• >> Jeremy Corbyn:

  • There is a low-pay epidemic in this country, and it has a terrible effect on young people.

  • Those in their 20s will earn £12,500 a year less than the generation before. They are

  • the first generation to be worse off than the last. They are less likely to be able

  • to buy their own home, more likely to be saddled with debt, and more likely to be insecure,

  • low-paid work. Except for more misery, what do the Prime Minister and her Government actually

  • offer the young people of this country?

  • >> Hon. Members:

  • Jobs!

  • >> The Prime Minister:

  • To echo the words of my colleagues, we offer young people more jobs, more homes, and the

  • opportunity to own their own home. Let me just tell the right hon. Gentleman what is

  • not fair: it is not fair to refuse to take tough decisions and to load debts on to our

  • children and grandchildren; it is not fair to bankrupt our economy, because that leads

  • to people losing their jobs and their homes; and it is not fair to go out and tell people

  • that they can have all the public spending they want without paying for it. Labour’s

  • way leads to fewer jobs, higher prices and more taxes. Labour’s way means that everyone

  • pays the price of Labour.

  • >> Jeremy Corbyn:

  • When Tories talk of tough choices, we know who suffers: the poorest and most vulnerable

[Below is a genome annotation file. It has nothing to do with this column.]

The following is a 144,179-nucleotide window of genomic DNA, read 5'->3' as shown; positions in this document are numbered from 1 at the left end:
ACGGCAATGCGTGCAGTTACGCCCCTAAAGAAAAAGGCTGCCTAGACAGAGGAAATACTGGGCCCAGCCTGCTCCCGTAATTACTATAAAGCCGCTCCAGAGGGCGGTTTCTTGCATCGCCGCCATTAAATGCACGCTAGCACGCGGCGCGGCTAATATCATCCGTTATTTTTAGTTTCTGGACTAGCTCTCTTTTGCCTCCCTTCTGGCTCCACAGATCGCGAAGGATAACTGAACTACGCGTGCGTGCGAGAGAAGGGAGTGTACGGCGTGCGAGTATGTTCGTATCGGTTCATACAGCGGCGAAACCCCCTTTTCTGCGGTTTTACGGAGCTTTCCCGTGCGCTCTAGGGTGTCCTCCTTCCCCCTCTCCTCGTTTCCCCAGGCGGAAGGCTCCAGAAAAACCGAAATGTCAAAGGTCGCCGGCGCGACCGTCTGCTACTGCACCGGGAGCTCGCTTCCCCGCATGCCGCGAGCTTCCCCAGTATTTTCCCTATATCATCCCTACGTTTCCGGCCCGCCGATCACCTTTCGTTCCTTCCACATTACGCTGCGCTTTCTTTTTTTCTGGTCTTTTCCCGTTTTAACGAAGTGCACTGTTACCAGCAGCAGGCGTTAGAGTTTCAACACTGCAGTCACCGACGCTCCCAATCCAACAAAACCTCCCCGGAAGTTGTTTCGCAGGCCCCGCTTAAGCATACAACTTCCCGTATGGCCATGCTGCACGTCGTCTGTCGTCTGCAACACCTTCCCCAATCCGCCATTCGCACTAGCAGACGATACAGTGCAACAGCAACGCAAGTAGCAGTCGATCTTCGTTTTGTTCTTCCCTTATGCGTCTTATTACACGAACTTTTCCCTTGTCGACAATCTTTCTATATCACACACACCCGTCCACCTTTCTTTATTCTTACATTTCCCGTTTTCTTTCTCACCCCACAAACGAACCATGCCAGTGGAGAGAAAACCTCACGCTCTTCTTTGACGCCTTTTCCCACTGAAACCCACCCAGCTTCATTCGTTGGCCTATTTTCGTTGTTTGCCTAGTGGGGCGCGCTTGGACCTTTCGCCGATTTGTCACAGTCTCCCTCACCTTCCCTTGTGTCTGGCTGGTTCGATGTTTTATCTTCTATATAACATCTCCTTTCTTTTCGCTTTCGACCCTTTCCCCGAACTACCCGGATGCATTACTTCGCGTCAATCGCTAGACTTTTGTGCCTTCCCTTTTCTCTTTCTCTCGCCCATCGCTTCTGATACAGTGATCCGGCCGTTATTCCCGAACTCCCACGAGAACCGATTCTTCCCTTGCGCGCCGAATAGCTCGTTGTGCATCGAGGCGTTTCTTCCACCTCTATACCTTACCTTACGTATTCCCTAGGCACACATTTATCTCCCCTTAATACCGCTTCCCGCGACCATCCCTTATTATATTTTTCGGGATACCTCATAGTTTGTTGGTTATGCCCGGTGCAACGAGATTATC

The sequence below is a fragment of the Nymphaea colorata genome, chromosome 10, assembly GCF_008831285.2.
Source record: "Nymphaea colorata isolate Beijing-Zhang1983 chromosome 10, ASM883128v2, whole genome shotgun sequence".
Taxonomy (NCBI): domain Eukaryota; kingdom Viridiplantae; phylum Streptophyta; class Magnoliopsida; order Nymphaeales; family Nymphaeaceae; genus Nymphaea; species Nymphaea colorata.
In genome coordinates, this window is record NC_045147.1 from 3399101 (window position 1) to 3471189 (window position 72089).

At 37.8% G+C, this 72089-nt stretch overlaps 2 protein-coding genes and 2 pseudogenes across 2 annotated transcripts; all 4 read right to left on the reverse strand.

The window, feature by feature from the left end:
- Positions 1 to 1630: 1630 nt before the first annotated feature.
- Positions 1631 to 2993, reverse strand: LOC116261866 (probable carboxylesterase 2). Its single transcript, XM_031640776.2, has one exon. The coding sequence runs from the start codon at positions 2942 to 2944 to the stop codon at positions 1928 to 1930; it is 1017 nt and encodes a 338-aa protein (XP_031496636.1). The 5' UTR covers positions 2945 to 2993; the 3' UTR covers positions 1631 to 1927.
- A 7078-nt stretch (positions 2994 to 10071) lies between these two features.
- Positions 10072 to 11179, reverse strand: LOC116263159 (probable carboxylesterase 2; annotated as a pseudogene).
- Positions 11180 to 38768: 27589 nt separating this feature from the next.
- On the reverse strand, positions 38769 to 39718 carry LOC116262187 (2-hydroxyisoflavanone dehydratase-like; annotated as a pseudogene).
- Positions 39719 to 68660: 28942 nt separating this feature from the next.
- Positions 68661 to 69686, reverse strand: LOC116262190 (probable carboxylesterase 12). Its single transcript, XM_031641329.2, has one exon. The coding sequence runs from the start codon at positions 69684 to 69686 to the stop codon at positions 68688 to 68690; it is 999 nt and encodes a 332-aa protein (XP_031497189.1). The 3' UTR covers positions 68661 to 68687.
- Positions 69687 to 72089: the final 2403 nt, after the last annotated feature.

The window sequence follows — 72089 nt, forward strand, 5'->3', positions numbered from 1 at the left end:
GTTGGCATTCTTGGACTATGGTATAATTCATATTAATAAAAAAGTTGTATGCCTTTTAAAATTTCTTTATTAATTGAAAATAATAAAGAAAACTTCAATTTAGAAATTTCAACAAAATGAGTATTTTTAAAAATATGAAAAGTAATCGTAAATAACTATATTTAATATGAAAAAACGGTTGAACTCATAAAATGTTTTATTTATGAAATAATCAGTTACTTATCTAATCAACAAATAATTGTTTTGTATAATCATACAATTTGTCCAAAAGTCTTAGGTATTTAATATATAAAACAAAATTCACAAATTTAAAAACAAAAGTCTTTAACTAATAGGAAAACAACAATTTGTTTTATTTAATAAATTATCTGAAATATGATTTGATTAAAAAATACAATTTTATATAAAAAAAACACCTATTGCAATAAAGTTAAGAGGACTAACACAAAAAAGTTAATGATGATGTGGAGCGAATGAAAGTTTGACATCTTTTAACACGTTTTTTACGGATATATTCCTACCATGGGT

• in our society. Young people employed on zero-hours contracts are more likely to have worse mental

  • and physical health. Students who have worked hard at university graduate with £57,000

  • of debt that will stay with them until they retire. Let me spell it out to the Prime Minister:

  • this is the only country in which wages have not recovered since the global financial crash;

  • more people are using food banks; 4 million children are living in poverty; there is record

  • in-work poverty; young people see no prospect of owning their own home; and 6 million people

  • are earning less than the living wage. The low-pay epidemic is a threat to our economic

  • stability. Will the Prime Minister take some tough choices and instead of offering platitudes,

  • offer some real help and real support to those in work and to young people, who deserve better

  • and deserve to be given more optimism, rather than greater inequality?

  • >> The Prime Minister:

  • We actually now see that the proportion of people in absolute poverty is at record lows.

  • The right hon. Gentleman asks for help for those who are low paid, and I reiterate to

  • him the help that we have given to people who are low paid: we introduced the mandatory

  • national living wagethe lowest earnersfastest pay rise in 20 years; we have cut

  • taxes for basic-rate taxpayers and taken people out of paying income tax; and we are doing

  • what is important for this country, which is ensuring that there are jobs and an economy

  • providing those jobs for people, because the best route out of poverty is being in work.